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Sep 01st

New Minneapolis school board member Tracine Asberry focuses on transparency, group effort

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In early July, when newly elected Minneapolis schoolboard member Tracine Asberry found out she'd be running unopposed in District 6,, she was elated to get a head start on contributing to schools and communities. Her district had been the most competitive, with four candidates in the running. After Asberry received an endorsement from the DFL, the other three dropped out.

"It was tough," Asberry said of the campaign. "Running unopposed after that was a beautiful thing." Since she did not have to campaign against other candidates for her seat on the school board, she had time to work to defeat Voter ID and the Minnesota Marriage amendments, and to work for other candidates during the campaign.

Asberry plans to be transparent and vocal. "A lot of things are code: the acronyms, the jargon," she explains. "We need to speak to everyday people and let them know how our decisions will impact students and their futures." Since winning a seat on the board, Asberry said her points of emphasis remain: strive for excellence, value people and ensure access.

Since 2009, she had been considering running for the school board. After a near 10-year teaching stint at W. Harry Davis Academy in North Minneapolis, and after earning her doctorate in critical pedagogy from St. Thomas University, she figured 2012 was the appropriate time to take the leap.

Her mother Eva rooted a passion for education within Asberry early on. Despite neither having much of an educational background, her parents established solid careers. Asberry's father, once illiterate, became a Ford assembly worker, and her mother became a state social worker after first circling back to earn her GED.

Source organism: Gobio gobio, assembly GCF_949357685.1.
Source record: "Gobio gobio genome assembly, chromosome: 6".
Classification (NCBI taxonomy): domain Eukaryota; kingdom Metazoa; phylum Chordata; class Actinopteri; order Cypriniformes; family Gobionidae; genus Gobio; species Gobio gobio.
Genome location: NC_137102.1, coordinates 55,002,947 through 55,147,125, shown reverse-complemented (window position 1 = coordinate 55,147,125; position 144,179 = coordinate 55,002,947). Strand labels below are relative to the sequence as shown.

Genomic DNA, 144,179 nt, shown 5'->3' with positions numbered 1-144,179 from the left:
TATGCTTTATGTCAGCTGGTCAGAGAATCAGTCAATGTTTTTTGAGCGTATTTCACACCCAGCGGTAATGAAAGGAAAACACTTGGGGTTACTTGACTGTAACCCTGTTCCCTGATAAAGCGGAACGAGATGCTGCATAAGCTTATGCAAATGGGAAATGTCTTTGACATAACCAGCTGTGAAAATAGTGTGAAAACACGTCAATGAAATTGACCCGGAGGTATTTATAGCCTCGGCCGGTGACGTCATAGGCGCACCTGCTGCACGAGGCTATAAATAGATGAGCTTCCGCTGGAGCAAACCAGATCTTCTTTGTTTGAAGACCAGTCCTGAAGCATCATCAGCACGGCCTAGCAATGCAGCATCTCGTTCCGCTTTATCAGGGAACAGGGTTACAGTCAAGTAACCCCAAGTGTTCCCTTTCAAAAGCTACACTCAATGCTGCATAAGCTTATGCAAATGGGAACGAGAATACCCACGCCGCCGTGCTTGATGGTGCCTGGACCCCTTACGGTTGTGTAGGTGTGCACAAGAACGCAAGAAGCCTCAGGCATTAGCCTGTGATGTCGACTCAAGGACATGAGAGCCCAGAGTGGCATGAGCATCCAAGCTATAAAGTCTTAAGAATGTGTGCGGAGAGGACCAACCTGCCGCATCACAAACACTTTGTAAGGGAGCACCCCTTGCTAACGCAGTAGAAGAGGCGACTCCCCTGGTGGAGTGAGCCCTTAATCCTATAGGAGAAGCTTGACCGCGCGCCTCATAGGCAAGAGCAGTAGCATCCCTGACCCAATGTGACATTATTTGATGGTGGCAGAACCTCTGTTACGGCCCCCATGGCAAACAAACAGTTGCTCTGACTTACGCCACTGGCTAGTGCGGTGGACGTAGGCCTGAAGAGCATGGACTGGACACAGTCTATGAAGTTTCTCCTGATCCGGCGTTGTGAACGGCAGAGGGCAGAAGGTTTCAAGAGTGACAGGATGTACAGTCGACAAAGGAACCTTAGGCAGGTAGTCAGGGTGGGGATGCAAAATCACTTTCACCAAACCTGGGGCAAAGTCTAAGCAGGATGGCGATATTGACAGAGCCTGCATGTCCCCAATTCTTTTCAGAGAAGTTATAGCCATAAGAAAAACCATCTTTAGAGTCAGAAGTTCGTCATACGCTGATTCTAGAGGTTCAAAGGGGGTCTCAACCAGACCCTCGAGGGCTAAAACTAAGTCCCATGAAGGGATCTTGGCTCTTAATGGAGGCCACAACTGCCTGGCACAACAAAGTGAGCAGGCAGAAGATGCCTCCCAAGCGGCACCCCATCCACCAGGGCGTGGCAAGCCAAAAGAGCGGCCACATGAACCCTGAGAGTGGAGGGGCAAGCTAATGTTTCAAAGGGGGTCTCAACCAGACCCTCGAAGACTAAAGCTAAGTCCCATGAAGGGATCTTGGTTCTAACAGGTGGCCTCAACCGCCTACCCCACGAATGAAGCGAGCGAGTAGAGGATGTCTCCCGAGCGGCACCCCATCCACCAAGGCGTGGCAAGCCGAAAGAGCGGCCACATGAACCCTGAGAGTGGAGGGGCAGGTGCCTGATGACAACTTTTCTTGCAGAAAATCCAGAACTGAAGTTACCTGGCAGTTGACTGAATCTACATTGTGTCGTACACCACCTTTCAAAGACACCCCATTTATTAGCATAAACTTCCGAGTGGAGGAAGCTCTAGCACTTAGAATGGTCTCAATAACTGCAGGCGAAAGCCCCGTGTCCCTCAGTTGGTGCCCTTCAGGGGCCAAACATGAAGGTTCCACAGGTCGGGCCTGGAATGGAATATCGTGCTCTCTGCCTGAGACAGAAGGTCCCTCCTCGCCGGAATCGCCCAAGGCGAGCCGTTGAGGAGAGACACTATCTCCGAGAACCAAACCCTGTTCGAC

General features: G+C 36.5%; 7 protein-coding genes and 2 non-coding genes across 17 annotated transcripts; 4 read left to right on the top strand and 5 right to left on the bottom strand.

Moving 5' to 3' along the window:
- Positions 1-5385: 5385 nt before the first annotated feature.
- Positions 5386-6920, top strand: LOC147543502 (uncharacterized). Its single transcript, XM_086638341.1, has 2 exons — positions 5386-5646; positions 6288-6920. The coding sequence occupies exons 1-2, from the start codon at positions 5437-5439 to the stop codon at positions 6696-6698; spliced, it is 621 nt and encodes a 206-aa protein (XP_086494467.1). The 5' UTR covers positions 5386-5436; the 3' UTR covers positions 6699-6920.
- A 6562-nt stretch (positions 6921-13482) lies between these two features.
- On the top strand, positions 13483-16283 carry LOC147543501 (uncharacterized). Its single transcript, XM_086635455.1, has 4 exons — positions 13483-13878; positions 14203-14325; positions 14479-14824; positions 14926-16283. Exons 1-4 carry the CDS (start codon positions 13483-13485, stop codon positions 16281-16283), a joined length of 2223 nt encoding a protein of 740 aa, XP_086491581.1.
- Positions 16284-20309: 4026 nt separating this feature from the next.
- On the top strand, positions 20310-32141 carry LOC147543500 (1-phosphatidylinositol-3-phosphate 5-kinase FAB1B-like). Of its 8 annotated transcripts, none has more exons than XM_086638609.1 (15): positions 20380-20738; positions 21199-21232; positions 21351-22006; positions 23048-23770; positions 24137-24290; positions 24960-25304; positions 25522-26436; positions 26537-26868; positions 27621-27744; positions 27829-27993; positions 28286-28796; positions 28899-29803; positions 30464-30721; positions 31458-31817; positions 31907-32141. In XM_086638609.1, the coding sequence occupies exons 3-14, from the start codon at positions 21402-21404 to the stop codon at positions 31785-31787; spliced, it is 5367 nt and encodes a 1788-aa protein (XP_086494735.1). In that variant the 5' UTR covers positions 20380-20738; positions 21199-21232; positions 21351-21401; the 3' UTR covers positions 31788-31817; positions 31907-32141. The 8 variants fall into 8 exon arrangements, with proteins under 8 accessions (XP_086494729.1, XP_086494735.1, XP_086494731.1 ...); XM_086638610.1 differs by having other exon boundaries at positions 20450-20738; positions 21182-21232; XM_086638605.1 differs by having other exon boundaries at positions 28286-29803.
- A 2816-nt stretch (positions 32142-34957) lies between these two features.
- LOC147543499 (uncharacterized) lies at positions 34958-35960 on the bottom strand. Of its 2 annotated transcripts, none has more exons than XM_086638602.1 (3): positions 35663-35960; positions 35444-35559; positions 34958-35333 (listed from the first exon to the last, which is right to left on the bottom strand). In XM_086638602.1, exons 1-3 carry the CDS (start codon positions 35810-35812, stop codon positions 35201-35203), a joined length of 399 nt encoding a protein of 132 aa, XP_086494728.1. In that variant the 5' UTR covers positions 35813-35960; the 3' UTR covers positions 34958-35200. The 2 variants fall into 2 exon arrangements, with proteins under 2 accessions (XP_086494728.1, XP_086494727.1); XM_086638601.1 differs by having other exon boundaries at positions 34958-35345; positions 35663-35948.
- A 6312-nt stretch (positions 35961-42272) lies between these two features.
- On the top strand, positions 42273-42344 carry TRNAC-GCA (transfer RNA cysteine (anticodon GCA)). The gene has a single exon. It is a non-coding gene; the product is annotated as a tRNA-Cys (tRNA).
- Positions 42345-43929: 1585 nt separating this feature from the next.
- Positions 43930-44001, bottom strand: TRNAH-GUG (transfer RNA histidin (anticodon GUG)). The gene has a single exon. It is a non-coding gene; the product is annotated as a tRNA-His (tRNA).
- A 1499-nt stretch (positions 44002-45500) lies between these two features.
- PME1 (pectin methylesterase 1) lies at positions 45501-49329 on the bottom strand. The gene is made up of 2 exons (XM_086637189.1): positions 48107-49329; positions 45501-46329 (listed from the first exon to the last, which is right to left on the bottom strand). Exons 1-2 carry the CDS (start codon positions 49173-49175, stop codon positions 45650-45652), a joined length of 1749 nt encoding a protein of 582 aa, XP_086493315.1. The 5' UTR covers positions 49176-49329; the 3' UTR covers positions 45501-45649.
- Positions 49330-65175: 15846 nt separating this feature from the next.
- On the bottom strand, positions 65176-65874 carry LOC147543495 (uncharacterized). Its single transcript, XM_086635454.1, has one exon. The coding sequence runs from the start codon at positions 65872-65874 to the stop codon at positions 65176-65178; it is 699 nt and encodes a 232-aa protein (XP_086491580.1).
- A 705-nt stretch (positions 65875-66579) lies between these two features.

"My parents were my first educators. I see how education began at home with me and continued in the classroom," Asberry said.

Asberry said that, as a teacher, she spent time learning about parents and students beyond the classroom. She said every student, home and learning process is different. Having been an educator in an urban setting, she brings to the board alternate perceptions and experiences of what parent involvement can be.

"We are people, we require relationships and we require people to know us," Asberry said, recalling plans she formalized for parents who worked three jobs or who had kids in multiple schools. Asberry said it is easier to dismiss obstacles like these than to ensure that every student in District 6 receives an equal education. However, Asberry has a few helpful things to lean on — her education in cultural and equitable learning being one.

"What I take from [my education in pedagogy] is the reality is that there can be a stream where children flow and can learn to the best of their ability — and there can be a current of strife where students are tossed to and fro," she said.

Asberry reiterated that improvement in the district must be a group effort involving the board, schools, parents and the community.

"I've said hold me accountable to the platform I have set forth. Work with me to ensure I have the support from the people who've elected me to support the decisions I make," Asberry said.

"We have to work collectively. I need people to show up, communicate and think differently than 'Are you for this or this?' We spend a lot of energy on choosing sides rather than moving onward together."
 

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